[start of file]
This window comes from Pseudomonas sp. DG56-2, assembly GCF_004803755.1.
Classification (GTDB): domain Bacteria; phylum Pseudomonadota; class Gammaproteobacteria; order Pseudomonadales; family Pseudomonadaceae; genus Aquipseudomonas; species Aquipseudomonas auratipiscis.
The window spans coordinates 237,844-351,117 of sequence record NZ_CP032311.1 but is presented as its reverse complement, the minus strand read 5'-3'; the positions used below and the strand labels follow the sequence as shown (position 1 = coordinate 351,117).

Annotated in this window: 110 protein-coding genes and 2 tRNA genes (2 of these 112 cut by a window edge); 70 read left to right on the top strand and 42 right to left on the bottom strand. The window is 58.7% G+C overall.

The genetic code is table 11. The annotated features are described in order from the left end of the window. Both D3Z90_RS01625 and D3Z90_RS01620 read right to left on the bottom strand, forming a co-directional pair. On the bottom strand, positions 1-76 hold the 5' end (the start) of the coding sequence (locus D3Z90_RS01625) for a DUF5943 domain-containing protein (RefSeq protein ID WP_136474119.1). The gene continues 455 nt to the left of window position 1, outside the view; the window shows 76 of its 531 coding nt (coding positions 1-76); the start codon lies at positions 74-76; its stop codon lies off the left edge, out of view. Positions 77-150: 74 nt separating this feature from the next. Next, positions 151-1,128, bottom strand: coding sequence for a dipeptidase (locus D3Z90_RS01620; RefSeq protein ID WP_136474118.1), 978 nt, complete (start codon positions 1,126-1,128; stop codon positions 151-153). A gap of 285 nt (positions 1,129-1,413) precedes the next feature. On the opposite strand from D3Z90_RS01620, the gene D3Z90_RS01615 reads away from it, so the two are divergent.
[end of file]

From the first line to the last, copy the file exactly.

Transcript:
This window comes from Pseudomonas sp. DG56-2, assembly GCF_004803755.1.
Classification (GTDB): domain Bacteria; phylum Pseudomonadota; class Gammaproteobacteria; order Pseudomonadales; family Pseudomonadaceae; genus Aquipseudomonas; species Aquipseudomonas auratipiscis.
The window spans coordinates 237,844-351,117 of sequence record NZ_CP032311.1 but is presented as its reverse complement, the minus strand read 5'-3'; the positions used below and the strand labels follow the sequence as shown (position 1 = coordinate 351,117).

Annotated in this window: 110 protein-coding genes and 2 tRNA genes (2 of these 112 cut by a window edge); 70 read left to right on the top strand and 42 right to left on the bottom strand. The window is 58.7% G+C overall.

The genetic code is table 11. The annotated features are described in order from the left end of the window. Both D3Z90_RS01625 and D3Z90_RS01620 read right to left on the bottom strand, forming a co-directional pair. On the bottom strand, positions 1-76 hold the 5' end (the start) of the coding sequence (locus D3Z90_RS01625) for a DUF5943 domain-containing protein (RefSeq protein ID WP_136474119.1). The gene continues 455 nt to the left of window position 1, outside the view; the window shows 76 of its 531 coding nt (coding positions 1-76); the start codon lies at positions 74-76; its stop codon lies off the left edge, out of view. Positions 77-150: 74 nt separating this feature from the next. Next, positions 151-1,128, bottom strand: coding sequence for a dipeptidase (locus D3Z90_RS01620; RefSeq protein ID WP_136474118.1), 978 nt, complete (start codon positions 1,126-1,128; stop codon positions 151-153). A gap of 285 nt (positions 1,129-1,413) precedes the next feature. On the opposite strand from D3Z90_RS01620, the gene D3Z90_RS01615 reads away from it, so the two are divergent.